AI WEIWEI: It’s very even hard to explain. Chinese government, they never can meet the challenge when we talk about the truth or fact. They use all kind of other line or other language which would confuse the people. So, at the beginning, they refused this ever even exist, to have these kind of camps. Then, gradually, they said, “Yes, there’s camps, but that’s just for education, to help them to get new jobs or to help them to understand some kind of harmonious society.” And then they say the leaked-out papers found out this is a very pragmatic or designed camp to try to really make the different races disappear. Then they said, “OK, they already” — how do you say — “graduated.” Come on. How many are they? Where are they? After graduation, you know, do you have a name? Or can you really openly to let international journalists to go in to really examine the situation? They would never do it.

AMY GOODMAN: What does “culturecide” mean?

AI WEIWEI: “Culturecide” means many things. I think it means trying to — can mean trying to destroy a culture or trying to mock a culture in different — to hide the discriminate or racist act, with the argument to make a control or to make they disappear.

AMY GOODMAN: And you talk about how culturecide is converging with predatory capitalism. You say, “Multinational corporations including Volkswagen, Siemens, Unilever and Nestlé have factories there. Supply chains for Muji and Uniqlo depend on Xinjiang, and companies such as H&M, Esprit and Adidas use Xinjiang cotton. We might ask: What is it about this remote place, to which the emperors of old banished criminals in lieu of sending them to prison, that makes it so attractive?”

AI WEIWEI: Yeah, that’s the present. In this globalization, the capitalism developed into the maximum speed or scale, which they would never imagine in the colonial time. You know, so, there, I think the capitalism really built the strongest possible relations with the authoritarian society. And in today, the — we call it borders, is not real borders. You know, if we look at what those biggest companies or corporations, how they function, then you would realize so-called China and U.S. war, economics, or, how do you call, treaty war, which is really just a — it’s an illusion. It’s not really possible, because, basically, China has bought so much economic — how do you say? The —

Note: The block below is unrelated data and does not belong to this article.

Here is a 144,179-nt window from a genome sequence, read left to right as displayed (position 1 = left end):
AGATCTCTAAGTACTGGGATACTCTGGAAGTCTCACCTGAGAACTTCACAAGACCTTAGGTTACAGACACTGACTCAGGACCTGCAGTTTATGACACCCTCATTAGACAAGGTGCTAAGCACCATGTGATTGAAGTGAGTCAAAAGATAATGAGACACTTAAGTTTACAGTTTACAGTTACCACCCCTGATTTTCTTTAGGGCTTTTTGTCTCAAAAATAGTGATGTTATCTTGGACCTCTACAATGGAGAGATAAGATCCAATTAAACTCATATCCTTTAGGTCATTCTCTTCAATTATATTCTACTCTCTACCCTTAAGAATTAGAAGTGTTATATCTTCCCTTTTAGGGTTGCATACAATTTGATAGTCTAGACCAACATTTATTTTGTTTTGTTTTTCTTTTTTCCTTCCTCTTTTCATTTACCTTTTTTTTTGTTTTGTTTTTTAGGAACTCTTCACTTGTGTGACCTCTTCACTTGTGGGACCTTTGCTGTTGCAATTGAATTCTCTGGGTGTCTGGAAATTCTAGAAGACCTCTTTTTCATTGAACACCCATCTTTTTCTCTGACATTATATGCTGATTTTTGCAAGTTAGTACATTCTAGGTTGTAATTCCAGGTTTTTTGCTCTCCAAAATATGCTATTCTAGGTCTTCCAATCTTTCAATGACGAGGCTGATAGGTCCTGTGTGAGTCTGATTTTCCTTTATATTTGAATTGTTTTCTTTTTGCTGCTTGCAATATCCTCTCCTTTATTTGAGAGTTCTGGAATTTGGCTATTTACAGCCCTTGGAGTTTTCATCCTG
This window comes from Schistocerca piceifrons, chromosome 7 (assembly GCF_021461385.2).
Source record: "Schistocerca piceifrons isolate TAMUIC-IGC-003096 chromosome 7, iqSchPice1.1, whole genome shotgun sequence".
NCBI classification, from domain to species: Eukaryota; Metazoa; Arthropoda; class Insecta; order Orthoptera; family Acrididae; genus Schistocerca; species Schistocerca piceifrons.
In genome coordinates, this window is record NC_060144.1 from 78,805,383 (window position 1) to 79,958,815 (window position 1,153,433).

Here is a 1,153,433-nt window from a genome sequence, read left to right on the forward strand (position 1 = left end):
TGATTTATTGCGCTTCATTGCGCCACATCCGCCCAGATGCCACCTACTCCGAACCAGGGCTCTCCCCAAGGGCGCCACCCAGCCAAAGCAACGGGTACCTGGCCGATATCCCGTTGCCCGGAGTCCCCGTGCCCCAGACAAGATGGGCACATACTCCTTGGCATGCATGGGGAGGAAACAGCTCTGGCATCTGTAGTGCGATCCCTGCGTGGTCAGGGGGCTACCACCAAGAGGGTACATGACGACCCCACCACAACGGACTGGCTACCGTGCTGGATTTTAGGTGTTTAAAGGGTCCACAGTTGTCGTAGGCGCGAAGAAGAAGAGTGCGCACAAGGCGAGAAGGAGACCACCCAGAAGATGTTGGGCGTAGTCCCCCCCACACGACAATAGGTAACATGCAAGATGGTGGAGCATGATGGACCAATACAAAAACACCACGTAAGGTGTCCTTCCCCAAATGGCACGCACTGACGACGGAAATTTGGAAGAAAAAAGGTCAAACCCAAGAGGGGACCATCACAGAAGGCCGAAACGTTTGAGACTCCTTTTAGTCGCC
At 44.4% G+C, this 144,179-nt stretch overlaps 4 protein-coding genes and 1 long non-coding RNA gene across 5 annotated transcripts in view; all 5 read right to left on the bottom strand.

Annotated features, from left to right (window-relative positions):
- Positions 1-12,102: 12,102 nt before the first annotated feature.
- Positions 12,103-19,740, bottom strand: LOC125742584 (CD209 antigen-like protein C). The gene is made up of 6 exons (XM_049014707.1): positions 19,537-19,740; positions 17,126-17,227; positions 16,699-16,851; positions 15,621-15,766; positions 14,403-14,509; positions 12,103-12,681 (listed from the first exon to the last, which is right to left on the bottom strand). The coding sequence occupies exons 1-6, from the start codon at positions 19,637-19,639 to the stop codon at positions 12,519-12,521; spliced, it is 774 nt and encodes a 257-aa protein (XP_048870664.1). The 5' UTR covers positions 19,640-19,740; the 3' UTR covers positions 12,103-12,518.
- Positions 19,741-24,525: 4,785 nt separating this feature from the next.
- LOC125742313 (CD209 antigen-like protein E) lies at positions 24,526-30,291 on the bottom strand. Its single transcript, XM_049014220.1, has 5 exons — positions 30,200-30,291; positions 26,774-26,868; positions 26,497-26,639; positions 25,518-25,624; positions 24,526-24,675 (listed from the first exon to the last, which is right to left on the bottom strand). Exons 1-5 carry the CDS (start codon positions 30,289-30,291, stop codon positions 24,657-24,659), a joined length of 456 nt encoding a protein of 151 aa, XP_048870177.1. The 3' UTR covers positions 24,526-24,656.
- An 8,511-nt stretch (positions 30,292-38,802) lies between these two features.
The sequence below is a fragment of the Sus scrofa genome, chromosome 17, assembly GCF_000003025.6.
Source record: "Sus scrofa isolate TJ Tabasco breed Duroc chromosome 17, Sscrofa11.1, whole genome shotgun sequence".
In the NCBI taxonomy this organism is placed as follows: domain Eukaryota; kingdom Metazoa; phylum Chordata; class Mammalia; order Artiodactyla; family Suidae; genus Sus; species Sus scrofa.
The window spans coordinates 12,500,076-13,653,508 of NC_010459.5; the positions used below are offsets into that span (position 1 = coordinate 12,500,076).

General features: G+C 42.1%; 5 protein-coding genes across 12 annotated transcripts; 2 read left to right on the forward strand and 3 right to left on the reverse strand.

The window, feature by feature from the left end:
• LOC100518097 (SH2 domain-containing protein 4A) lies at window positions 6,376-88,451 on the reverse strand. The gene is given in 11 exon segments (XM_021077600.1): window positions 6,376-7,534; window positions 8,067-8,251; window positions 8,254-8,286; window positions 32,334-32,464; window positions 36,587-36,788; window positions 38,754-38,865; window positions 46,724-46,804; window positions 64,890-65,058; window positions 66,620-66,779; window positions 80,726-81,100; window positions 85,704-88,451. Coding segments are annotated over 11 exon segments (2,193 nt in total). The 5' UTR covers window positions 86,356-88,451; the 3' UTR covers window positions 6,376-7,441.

AI WEIWEI: Not only benefit. It’s very much integrated with U.S. economy. You know, the treasurer and the bank, all those things, there are Chinese investments in there. So you cannot even really say we can separate.

AMY GOODMAN: Ai Weiwei, world-renowned Chinese artist and activist. His documentary Vivos premiered here at the Sundance Film Festival. To see our previous interview, on his first documentary, go to From Park City TV in Utah, I’m Amy Goodman. Thanks for joining us.